Traditionally, when we think of wellbeing we might have thought of mental health, yoga sessions, perhaps even meditation. The definition of wellbeing might have extended to our physical health, after all, yoga is physical right?
Something that might not have been thought of, is what we call our financial wellbeing.
In the UK, we have had a stiff-upper lip culture where we are taught to keep our emotions to ourselves, to accept the way things are and certainly, not to discuss our troubles. Regarding money, it is seen as rude to ask someone about it, it is prideful to discuss a positive financial situation and uncomfortable to discuss a negative one. How many times have you heard the phrase “it’s only money”? Luckily for us, this is changing.
The fact is that money is highly emotive. We feel certain ways about our own finances that can be largely out of our control, and it can drastically affect the areas of wellbeing that we have traditionally recognised. For this reason, it is virtually impossible to not recognise financial wellness as a pillar of wellbeing in its own right.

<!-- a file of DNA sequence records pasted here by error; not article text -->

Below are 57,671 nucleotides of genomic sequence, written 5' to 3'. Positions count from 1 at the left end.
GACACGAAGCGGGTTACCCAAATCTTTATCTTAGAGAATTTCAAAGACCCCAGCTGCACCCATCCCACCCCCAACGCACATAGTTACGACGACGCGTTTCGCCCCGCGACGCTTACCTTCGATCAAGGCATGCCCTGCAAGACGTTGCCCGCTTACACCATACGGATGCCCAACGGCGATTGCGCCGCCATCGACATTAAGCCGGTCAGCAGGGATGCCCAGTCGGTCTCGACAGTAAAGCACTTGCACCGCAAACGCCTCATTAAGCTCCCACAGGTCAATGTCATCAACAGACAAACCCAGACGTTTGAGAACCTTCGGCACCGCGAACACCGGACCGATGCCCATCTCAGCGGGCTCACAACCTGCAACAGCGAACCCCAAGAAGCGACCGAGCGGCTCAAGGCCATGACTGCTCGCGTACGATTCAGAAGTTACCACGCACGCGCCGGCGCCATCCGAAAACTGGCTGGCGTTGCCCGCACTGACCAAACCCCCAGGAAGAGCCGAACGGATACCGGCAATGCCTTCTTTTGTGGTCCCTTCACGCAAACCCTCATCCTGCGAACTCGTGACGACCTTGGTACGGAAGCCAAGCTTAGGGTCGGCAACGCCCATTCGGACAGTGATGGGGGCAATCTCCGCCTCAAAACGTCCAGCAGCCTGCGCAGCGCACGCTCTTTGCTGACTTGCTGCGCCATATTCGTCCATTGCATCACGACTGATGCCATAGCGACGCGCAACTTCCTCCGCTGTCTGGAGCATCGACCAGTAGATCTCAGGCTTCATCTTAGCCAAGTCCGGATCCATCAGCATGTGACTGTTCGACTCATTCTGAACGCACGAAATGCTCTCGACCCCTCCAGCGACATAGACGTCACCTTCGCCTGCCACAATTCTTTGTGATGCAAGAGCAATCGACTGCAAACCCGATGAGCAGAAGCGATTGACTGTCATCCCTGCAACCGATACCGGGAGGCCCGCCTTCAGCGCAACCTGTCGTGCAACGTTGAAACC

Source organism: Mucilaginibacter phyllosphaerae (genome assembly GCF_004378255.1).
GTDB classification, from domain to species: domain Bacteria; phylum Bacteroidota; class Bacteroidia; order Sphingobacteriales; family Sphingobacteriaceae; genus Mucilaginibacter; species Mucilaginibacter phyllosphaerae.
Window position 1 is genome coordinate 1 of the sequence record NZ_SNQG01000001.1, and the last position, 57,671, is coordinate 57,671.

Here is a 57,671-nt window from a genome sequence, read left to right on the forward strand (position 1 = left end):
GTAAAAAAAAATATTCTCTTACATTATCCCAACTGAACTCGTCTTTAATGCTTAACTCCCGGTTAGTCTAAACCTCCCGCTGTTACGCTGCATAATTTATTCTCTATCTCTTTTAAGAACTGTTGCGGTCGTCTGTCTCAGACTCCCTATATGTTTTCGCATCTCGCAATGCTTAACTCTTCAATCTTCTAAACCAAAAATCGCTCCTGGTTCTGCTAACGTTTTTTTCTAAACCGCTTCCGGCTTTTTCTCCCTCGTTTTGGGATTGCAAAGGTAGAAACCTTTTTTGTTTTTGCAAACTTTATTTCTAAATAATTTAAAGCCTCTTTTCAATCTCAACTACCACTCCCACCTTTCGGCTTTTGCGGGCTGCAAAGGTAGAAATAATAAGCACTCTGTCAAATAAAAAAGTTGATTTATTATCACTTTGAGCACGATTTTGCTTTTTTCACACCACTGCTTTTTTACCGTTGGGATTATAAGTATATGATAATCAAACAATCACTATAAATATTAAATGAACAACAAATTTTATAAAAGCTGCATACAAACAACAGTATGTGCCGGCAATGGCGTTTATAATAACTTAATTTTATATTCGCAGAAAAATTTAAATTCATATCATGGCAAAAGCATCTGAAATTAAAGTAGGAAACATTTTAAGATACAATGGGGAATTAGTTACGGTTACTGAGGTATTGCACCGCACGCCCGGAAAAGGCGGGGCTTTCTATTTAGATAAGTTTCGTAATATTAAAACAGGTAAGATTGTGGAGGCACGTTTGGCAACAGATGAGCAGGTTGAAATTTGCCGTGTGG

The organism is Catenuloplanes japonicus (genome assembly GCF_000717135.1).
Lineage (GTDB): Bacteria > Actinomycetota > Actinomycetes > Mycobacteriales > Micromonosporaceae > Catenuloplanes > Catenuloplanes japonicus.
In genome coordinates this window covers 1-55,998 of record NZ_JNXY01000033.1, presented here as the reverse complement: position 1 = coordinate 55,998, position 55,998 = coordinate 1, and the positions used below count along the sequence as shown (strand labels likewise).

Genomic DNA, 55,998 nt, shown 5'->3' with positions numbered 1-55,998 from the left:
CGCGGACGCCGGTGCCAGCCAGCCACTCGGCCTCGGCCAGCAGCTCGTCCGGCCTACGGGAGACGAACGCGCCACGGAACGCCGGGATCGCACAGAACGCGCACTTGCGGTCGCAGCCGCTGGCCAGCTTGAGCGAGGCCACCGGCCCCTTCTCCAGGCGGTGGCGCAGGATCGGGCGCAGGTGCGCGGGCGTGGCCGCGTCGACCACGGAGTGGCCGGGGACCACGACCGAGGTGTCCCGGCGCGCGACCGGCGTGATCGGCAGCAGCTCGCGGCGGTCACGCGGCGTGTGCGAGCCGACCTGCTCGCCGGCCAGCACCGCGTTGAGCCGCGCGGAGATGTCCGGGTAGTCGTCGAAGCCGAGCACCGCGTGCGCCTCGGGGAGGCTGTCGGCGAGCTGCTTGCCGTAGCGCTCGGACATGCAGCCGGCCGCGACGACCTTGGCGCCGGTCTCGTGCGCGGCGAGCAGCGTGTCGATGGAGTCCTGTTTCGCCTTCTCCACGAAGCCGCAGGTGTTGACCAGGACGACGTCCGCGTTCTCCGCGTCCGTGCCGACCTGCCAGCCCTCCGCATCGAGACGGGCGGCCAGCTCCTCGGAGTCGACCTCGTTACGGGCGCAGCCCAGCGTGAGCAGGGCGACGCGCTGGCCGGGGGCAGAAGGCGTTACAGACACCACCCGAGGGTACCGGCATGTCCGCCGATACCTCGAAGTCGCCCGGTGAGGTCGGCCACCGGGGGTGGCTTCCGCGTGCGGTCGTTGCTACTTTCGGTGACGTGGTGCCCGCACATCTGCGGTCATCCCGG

At WorkLife, we understand the importance of providing for not just the traditional notions of wellbeing, but what is relevant and recognised now. Our financial wellbeing partners, OpenMoney, work with our WorkLife members, not only for the ultimate goal of investing, but in a holistic capacity too. They recognise that contrary to what has been previously thought, money and emotions go hand in hand.
Anyone can suffer from poor financial wellbeing. It is indiscriminate, regardless of who you are or what you earn. It is important to recognise this and take note of how certain financial situations can make you feel. If you’re looking for a healthy route to investing, OpenMoney would be happy to speak to you. Visit the app store to download OpenMoney’s app for digital financial advice, a budgeting tool and much more.